The Giving Tree

By Christopher Zoukis

Image courtesy

His name was Shel Silverstein and, like Sonny Liston, he was discovered dead in his home.  When his housekeepers left one Friday, he was fine.  Returning the following Monday, they found Shel lying on the floor.  Somewhere in that three-day window he died.

He also wrote a children’s book called The Giving Tree.  The book came out in 1964.  When I first read the story, it brought tears to my eyes.  My throat puffed up like an adder’s, my nose leaked, and a cold emptiness settled in my chest, just below my physical heart.  The emptiness was not of the flesh, it was like a floating mirage from another dimension.  Not really there, but more real than anything at that moment.

In other words, it’s a beautiful story.  Simple, yet it speaks to the human heart, as do the best stories.

As variable as human personalities, so go the interpretations of the story.  In other words, I’m sure your interpretation of the story defines something about you in a psychological sense.  I’m just not sure what that sense is.  There are three primary interpretations:

There is a fourth interpretation that leaps readily to mind, a theological interpretation:  the tree represents God, the gracious giver; the boy is Mankind, the ungrateful receiver.  And truthfully, you might say it’s the same as number one only clothed in priestly garments.  It’s simply unconditional love.  You’re correct, only there is a slight difference; the difference lies in God’s inclusion.  And God is to a large extent distinct from Mankind.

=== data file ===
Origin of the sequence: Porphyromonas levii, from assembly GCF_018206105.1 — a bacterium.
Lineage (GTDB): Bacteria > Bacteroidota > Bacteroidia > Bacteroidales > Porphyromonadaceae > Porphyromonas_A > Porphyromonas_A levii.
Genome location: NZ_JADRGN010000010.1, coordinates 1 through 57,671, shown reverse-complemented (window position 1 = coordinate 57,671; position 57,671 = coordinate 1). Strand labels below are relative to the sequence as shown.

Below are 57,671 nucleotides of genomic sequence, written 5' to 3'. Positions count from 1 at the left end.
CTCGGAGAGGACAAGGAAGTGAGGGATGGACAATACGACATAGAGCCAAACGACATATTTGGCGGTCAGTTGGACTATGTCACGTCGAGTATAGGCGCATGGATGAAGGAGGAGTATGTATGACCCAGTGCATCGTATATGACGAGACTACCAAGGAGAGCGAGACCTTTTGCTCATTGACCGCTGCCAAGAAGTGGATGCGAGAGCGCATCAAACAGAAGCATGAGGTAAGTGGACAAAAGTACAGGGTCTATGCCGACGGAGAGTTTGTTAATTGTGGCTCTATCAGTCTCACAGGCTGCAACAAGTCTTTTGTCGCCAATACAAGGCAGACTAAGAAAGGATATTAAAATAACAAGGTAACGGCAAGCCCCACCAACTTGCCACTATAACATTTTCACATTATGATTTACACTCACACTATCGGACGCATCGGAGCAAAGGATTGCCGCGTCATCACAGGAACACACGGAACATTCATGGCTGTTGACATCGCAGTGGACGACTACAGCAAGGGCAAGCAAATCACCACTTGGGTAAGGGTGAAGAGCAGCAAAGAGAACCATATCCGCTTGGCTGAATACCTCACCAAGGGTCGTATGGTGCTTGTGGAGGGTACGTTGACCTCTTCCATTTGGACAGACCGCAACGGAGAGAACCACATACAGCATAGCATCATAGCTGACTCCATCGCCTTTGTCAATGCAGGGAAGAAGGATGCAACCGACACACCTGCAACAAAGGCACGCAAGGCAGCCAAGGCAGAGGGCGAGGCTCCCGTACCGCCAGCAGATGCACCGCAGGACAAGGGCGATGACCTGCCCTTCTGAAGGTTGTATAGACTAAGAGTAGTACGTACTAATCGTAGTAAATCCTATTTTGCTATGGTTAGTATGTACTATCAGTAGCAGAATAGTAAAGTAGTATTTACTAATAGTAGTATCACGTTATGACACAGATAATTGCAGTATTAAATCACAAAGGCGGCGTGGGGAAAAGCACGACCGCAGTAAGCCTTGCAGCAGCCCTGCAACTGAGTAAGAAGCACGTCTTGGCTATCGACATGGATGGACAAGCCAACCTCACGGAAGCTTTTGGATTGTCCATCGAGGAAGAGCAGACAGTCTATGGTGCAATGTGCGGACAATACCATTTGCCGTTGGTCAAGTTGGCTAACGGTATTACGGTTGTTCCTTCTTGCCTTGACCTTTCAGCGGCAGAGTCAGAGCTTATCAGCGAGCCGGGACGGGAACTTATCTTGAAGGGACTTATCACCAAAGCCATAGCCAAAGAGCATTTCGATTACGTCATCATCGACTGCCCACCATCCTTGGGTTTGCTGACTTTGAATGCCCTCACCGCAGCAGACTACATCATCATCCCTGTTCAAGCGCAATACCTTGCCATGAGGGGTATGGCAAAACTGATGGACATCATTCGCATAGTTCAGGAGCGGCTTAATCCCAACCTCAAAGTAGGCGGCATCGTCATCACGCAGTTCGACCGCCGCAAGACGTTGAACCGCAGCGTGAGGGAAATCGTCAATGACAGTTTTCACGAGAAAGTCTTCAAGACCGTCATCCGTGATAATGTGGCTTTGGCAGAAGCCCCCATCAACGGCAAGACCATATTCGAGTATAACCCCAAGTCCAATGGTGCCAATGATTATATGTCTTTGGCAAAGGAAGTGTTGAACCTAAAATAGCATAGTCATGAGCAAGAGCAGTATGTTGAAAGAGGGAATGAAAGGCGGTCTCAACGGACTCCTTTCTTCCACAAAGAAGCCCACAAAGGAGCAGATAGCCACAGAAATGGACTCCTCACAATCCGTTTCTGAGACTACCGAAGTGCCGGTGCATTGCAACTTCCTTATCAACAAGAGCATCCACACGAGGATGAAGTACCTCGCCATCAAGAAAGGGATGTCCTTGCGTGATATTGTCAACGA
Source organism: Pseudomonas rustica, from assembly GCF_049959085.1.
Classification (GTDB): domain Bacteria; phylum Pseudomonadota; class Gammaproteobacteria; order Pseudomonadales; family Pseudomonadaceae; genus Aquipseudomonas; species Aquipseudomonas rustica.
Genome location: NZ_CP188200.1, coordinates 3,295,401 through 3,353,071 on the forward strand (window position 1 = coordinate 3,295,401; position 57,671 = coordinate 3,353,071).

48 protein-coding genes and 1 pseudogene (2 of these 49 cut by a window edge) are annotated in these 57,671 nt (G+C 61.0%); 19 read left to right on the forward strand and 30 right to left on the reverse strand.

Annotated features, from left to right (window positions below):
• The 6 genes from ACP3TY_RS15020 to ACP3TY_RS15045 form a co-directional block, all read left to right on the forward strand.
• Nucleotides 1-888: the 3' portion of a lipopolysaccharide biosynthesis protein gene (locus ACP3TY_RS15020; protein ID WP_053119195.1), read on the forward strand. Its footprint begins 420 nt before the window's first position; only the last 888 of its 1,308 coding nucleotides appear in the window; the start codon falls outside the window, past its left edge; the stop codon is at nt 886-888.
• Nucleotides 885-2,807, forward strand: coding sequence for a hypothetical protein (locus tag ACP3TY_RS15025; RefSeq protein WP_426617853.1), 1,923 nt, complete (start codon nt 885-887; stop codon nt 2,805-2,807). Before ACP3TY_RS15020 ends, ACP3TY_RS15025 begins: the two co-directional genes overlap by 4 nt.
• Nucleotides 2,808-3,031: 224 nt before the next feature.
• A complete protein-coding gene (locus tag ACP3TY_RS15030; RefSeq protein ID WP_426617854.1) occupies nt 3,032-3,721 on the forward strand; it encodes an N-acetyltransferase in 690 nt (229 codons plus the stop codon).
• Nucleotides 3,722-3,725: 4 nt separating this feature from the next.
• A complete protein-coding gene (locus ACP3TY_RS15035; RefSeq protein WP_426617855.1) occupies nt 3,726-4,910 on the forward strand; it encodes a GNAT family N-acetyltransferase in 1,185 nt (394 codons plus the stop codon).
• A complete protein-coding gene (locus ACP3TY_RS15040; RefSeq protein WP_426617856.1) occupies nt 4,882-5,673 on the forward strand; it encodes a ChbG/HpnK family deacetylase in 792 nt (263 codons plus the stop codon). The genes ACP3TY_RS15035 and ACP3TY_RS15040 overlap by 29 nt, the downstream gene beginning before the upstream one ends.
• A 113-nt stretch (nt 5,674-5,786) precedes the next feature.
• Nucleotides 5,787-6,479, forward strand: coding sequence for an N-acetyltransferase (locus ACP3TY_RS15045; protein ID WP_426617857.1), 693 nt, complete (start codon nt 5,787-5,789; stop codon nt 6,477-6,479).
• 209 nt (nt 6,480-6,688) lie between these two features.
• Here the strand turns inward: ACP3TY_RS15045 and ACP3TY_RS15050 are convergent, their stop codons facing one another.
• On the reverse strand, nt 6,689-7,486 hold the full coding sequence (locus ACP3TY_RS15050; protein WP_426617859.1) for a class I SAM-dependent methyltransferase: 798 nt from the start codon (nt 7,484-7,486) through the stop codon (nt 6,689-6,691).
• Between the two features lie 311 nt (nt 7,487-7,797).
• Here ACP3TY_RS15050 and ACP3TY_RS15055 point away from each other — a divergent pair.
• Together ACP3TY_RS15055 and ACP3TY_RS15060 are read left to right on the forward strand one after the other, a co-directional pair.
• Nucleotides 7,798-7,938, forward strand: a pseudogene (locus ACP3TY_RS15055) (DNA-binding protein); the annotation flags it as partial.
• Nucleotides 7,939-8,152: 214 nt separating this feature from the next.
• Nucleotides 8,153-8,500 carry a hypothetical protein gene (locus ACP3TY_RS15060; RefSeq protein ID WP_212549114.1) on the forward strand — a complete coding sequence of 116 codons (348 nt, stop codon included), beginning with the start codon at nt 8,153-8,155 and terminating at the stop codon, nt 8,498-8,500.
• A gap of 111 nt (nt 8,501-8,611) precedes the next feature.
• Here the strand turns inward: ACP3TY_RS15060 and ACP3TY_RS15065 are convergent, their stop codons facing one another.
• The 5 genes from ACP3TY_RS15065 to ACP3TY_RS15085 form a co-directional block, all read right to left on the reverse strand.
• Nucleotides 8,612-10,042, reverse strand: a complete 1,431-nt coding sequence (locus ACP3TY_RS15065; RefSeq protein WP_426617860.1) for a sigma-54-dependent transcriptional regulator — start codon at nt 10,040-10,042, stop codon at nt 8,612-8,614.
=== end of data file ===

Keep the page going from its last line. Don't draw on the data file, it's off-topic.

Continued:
A fifth interpretation might be the similarities between the behaviors, needs and emotions of childhood and old age.  For at both times the boy takes pleasure and/or satisfaction from the tree.  During the other stages of his life, he merely uses the tree to fulfill his selfish desires.

And one more:  we all need love, we all need someone at some time.  We may flounder off looking for fulfillment through other things, but in the end we need to love and be loved.  We need close emotional connection to other human beings.  Loneliness hurts.

My take on the story is this:  it’s a sappy love story disguised as a children’s book.  Sappy is good.  So is love.  Human beings thrive on sappy love, which is as necessary as food and water.